Entering the KIBS' black box: there must be an angel! (or is there something like a knowledge angel?)
The undeniable importance of knowledge and innovation in modern economies justifies the increasing interest that scholars are taking in studying knowledge-intensive busi-ness services (KIBS). Since the mid 1990s, there has been a significant increase in the attention paid to KIBS and their role and functions in innovation systems (den Hertog 2000; Illeris 1991; Miles et al. 1995; Muller/Zenker 2001; Strambach 2001; Tether 2005; Wood 2002). In general terms, the activity of KIBS can be mainly described as the provision of knowledge-intensive inputs to the business process of other organiza-tions, private as well as public sector clients. [...] To sum up, this paper focuses on creative individuals in KIBS, i.e. those persons sus-pected of playing a pertinent role with respect to the innovativeness of their company. We call these specific actors knowledge angels by analogy with business angels. In the same way that business angels can play a decisive role in the development of innova-tive firms through financial support, we assume here that specifically gifted persons can be the knowledge 'catalysts' within KIBS (and in relationship with their clients). The paper contains three sections: the first one formulates the assumption of the exis-tence of knowledge angels and attempts to elaborate a working definition of this spe-cific kind of actor. The second section displays the results of an empirical research pro-ject conducted in France and Germany, whereas the third section synthesizes the find-ings.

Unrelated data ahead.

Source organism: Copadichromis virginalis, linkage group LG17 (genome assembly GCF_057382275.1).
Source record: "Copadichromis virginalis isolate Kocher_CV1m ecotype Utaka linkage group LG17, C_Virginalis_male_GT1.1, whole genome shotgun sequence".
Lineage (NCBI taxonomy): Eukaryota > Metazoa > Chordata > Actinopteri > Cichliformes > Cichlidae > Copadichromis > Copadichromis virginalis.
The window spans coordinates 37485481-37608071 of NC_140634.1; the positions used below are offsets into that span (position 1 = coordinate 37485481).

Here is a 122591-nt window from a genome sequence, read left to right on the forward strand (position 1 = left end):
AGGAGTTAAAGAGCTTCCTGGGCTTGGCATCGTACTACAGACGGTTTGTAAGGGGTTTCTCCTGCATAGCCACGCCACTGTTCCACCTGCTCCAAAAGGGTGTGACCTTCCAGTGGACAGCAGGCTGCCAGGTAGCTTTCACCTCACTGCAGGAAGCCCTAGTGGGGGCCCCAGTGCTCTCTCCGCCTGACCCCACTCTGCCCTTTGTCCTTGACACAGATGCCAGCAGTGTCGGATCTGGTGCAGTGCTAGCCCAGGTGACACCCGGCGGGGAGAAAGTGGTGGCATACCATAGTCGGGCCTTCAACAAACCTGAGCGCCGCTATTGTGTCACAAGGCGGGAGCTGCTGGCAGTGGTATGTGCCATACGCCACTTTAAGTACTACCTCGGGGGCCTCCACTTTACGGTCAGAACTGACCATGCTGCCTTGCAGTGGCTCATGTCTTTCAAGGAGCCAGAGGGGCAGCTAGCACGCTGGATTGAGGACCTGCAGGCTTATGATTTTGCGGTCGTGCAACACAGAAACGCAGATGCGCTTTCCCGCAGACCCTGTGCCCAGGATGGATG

|Date of creation:||2009|
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- Muller, Emmanuel & Zenker, Andrea, 2001. "Business services as actors of knowledge transformation: the role of KIBS in regional and national innovation systems," Research Policy, Elsevier, vol. 30(9), pages 1501-1516, December.
- Marina Doroshenko & Ian Miles & Dmitry Vinogradov, 2014. "Knowledge Intensive Business Services: The Russian Experience," Foresight-Russia, National Research University Higher School of Economics, vol. 8(4), pages 24-39.
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